Thursday, August 21, 2008

Beautifully positive :)

They were sitting
They were sitting on the strawberry swing
Every moment was so precious

They were sitting
They were talking under strawberry swing
Everybody was for fighting
Wouldn't wanna waste a thing

Cold, cold water bring me round
Now my feet won't touch the ground
Cold, cold water what ya say?
When it's such…
It's such a perfect day
It's such a perfect day

I remember
We were walking up to strawberry swing
I can't wait until the morning
Wouldn't wanna change a thing

People moving all the time
Inside a perfectly straight line
Don't you wanna curve away?
When it's such…
It's such a perfect day
It's such a perfect day

Now the sky could be blue
I don't mind
Without you it's a waste of time

Could be blue
I don’t mind
Without you it’s a waste of time

Could be blue,
could be grey
without you I’m just miles away

could be blue
I don’t mind
Without you it’s a waste of time

- "Strawberry Swing" by Coldplay

Tuesday, August 19, 2008

If I were Dorothy...

I'm back. Back to the land of normalcy, of things we take for granted like cell phone service and clean showers and air conditioning. It was a long, difficult summer, but in the end I think God accomplished a lot, and that's what matters. However, it will be nice to take a break from being that princess treading water. ; )

So don't judge me yet. But I'm going go to see the Star Wars Clone movies. It's only because it's free and it's quality time with my brothers. Hayden Christensen isn't even really in it...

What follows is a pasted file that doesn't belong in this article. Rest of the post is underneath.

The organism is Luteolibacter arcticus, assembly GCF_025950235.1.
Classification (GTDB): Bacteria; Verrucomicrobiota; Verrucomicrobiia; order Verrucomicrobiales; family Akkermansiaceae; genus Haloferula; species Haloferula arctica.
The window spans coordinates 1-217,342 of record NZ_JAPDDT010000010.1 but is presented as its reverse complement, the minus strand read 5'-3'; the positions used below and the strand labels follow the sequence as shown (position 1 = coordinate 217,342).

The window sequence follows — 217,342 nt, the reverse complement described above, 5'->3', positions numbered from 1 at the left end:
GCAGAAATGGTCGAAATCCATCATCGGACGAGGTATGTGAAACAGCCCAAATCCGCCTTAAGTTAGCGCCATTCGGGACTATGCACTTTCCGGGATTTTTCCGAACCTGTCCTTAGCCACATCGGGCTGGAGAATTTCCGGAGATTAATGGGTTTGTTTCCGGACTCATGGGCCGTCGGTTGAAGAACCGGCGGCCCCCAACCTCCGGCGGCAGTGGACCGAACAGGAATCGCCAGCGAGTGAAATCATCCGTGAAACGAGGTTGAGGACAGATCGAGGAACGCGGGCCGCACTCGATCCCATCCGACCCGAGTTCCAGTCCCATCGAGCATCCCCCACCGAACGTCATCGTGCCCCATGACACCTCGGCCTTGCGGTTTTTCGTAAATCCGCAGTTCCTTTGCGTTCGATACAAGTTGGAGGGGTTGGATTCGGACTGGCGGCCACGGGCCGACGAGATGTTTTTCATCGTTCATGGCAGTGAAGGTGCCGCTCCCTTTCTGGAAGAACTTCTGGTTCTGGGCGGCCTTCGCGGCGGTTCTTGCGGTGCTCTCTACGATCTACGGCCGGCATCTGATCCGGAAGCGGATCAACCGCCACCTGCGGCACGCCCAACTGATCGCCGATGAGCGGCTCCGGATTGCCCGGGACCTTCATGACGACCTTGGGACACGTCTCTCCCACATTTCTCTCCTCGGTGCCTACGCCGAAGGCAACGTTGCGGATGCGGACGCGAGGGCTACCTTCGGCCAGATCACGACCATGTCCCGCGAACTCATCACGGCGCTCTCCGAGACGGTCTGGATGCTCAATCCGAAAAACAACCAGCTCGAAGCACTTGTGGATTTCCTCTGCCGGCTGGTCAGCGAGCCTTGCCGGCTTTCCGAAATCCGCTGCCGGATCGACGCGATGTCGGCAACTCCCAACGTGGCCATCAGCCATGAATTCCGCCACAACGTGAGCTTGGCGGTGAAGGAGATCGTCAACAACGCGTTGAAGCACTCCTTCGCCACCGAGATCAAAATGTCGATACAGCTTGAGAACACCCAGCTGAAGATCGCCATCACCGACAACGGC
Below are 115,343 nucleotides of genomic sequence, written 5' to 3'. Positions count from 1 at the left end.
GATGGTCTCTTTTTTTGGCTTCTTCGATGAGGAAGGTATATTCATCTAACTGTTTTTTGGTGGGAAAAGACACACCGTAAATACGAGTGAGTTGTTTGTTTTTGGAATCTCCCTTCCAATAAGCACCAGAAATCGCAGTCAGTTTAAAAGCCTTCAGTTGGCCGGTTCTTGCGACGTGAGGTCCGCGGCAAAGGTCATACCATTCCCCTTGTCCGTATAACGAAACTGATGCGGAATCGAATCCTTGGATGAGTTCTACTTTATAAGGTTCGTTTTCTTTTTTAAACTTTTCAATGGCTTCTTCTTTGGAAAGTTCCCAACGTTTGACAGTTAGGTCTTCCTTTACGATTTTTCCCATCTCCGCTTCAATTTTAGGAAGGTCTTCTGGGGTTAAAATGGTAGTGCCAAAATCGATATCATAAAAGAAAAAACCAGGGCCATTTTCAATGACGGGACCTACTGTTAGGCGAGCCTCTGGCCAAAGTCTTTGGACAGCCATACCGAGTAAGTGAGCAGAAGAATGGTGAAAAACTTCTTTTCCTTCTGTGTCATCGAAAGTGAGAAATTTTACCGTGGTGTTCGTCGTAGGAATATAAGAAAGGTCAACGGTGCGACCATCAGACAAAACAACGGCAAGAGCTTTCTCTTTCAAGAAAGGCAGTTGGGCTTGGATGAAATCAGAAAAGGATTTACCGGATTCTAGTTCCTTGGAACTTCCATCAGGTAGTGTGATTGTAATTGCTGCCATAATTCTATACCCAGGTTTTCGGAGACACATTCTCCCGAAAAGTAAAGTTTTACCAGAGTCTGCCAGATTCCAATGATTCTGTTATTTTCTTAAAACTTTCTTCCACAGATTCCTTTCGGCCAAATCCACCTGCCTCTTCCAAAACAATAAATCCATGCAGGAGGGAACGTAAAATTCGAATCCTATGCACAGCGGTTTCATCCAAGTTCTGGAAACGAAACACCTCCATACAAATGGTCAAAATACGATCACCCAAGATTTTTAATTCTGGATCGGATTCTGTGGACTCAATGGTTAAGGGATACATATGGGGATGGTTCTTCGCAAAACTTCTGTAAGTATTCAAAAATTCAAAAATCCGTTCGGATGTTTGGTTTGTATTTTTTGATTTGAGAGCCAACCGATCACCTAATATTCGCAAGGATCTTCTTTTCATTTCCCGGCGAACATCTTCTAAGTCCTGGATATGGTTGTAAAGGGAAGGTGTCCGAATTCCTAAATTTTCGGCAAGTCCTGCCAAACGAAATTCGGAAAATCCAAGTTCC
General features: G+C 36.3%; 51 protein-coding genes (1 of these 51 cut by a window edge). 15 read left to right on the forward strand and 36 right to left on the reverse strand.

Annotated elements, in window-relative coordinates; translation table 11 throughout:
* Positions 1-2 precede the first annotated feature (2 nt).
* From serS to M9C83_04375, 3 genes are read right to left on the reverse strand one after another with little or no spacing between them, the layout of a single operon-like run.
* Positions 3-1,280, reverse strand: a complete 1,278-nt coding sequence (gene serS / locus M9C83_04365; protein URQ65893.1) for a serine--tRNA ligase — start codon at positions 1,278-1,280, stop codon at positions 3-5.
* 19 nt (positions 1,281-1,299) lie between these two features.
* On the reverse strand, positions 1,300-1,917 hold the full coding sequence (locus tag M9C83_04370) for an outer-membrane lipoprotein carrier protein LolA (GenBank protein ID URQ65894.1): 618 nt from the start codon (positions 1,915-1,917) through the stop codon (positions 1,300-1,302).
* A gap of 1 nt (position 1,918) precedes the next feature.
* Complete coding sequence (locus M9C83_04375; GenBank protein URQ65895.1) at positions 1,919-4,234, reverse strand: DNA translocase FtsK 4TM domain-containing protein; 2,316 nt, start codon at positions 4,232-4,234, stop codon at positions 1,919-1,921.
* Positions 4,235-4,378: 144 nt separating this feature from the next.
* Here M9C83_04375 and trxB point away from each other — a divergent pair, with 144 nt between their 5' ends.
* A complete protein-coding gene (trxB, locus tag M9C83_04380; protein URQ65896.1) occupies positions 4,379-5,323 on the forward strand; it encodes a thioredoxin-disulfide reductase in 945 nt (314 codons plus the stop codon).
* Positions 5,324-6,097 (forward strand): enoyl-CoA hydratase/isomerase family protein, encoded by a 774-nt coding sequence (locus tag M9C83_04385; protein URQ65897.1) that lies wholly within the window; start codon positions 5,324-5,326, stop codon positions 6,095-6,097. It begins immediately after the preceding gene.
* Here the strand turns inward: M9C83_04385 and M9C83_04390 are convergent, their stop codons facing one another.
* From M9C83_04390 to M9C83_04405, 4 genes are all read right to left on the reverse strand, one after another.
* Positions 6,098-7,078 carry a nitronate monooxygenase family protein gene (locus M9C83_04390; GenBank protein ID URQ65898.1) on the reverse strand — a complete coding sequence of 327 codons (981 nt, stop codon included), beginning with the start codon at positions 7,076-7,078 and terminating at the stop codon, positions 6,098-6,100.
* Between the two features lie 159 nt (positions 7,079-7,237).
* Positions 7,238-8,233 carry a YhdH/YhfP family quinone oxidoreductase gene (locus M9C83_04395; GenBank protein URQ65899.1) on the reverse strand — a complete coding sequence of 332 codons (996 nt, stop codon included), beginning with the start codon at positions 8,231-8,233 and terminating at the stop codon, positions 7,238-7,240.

It's hot. I can't really focus or think all that straight. I'm trying to get back into the swing of writing. Or at least in the writing mindset. I didn't write at all during camp proper, and the time I did spend writing during precamp totaled about 45 minutes. I looked through some of my screenplay files today. There are actually a couple of ideas that I really like. I wrote down a couple of goals I have for this upcoming semester. It's a bit difficult to get back into writing after not having written for two months. I think that most of my confidence comes from writing, so I feel like a lot of it has been sapped away. Every time I sit down to write there's an underlying sense of panic anyway. The longer I spend away from writing the worse it gets. Oh well. Baby steps back into the writing lifestyle. My uni town has a much better writing atmosphere anyway. And a class to help motivate me.

I've been listening to a few of Coldplay's new songs. Amazing, as always.

Saturday, August 09, 2008

Deep in the 100 Acre Woods

So I've been learning some things. Like be careful what you say in Bible Ex when talking about your seat choice or about the water that flows from the dam. But on a serious side, this job is exhausting and sometimes oddly rewarding. Still, I'm counting down the days until I can hold my baby nephew.